(In)Correct use of the ending "al" for adjectives
Help! My senior management colleagues frequently use the word "divisional" as in "Divisional Manager" or "divisional goals" an adjective(?) instead of just Division Manager. I think I know this is incorrect, but I can't find a rule or explain why. When is it correct to use the "al" ending?
(I'm glad this is anonymous basic grammer and I should know)
Don't feel embarrassed that you are unsure of something you think you should know. (A friend of mine would say, "Don't should all over yourself.") Even professional writers use editors and other tools.
Division is a noun and divisional is an adjective. For some reason it sounds odd to your ear, and it could be the context in which it is used. Try these on for size:
John is the ABC Division Manager.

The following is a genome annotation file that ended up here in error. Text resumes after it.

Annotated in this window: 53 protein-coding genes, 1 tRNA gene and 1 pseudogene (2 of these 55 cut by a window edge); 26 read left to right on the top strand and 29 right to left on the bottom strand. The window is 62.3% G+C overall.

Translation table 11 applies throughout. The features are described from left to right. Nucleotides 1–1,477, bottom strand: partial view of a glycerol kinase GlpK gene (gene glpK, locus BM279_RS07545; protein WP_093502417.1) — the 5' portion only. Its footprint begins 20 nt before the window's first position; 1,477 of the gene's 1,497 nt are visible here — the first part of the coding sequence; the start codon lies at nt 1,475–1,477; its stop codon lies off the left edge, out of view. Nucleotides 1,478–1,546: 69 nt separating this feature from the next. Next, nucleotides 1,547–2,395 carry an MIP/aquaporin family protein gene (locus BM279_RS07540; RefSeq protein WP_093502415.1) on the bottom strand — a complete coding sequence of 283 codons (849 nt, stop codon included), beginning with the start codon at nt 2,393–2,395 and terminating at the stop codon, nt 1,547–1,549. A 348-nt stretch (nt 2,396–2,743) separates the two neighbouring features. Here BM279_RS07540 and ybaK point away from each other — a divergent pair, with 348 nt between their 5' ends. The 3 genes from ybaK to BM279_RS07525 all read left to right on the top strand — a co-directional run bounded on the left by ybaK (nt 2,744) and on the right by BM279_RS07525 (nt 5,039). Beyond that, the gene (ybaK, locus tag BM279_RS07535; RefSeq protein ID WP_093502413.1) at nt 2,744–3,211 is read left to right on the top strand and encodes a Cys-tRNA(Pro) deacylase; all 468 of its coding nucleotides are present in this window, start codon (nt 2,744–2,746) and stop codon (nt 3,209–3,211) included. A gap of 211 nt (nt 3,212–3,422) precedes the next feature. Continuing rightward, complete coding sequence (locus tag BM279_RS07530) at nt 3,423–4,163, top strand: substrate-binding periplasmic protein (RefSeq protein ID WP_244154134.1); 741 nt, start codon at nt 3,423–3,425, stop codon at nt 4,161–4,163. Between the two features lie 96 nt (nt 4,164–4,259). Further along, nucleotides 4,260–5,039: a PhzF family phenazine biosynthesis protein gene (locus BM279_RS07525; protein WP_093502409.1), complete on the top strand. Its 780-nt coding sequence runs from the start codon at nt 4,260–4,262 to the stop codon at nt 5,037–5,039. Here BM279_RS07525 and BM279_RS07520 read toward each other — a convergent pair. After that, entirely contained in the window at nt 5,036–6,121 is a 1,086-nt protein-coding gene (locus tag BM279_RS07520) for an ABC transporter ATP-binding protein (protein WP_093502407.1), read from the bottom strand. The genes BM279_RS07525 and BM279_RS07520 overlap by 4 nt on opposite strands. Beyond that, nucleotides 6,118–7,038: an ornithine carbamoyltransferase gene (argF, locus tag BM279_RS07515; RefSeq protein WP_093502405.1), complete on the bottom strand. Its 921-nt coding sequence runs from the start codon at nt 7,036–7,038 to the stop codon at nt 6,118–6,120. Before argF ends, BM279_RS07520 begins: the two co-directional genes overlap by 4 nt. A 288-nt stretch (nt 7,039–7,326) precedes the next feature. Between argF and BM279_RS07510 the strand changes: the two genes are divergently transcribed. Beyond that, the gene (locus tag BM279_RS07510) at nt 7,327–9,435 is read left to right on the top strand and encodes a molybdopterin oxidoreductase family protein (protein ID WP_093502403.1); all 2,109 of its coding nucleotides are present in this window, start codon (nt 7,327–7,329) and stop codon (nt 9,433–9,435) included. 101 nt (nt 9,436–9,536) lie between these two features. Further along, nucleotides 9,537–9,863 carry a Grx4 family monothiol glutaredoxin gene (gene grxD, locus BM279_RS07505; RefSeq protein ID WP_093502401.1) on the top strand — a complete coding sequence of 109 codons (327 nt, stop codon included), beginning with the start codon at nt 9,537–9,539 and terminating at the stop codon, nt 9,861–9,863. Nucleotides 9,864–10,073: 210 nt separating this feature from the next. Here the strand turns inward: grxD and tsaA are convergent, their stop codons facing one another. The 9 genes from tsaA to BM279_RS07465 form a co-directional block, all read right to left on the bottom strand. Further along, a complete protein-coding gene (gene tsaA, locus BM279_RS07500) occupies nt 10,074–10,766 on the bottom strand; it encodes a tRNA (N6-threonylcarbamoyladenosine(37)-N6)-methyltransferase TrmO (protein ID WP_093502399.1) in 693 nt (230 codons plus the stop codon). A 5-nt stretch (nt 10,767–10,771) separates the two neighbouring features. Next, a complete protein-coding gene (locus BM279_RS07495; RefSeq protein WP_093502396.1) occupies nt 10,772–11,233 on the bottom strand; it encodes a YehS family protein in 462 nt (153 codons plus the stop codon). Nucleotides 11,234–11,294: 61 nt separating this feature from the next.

John is a divisional manager.
Notice that the noun is used as part of the position title, and I included the specific division. Using the adjective is more vague. What sort of manager is John? He's not a regional manager or a departmental manager.
When you are talking about the goals of the division, it is appropriate to say divisional goals. Which goals are you talking about? The ones at a divisional level. If you want to talk about the goals of a specific division, you would make the word possessive by saying the division's goals.
I hope that helps.
|link comment||answered Aug 31 '12 at 22:25 Patty T Grammarly Fellow|
Hero of the day
Person voted on the most answers.